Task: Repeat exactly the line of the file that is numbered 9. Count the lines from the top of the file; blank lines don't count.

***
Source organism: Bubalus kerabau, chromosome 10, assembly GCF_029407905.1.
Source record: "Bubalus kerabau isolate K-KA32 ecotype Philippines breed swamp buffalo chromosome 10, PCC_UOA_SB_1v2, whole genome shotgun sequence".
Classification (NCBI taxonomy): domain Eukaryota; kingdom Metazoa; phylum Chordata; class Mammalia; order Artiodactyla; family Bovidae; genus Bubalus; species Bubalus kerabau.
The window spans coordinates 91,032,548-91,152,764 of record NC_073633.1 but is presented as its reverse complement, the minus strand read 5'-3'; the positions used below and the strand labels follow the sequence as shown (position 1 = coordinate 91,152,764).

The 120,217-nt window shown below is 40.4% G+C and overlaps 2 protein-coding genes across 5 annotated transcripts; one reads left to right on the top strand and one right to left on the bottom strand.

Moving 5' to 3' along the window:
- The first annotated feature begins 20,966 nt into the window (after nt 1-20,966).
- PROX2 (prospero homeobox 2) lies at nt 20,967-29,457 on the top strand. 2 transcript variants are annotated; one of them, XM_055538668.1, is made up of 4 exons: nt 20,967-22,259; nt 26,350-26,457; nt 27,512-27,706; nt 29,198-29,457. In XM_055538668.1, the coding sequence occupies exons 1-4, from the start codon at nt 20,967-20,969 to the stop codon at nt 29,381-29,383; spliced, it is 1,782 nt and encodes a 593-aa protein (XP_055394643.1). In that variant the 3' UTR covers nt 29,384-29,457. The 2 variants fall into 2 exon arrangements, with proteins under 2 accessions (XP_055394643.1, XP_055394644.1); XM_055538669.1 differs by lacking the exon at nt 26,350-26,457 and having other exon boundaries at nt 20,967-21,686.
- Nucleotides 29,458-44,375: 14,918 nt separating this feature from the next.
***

- Nucleotides 29,458-44,375: 14,918 nt separating this feature from the next.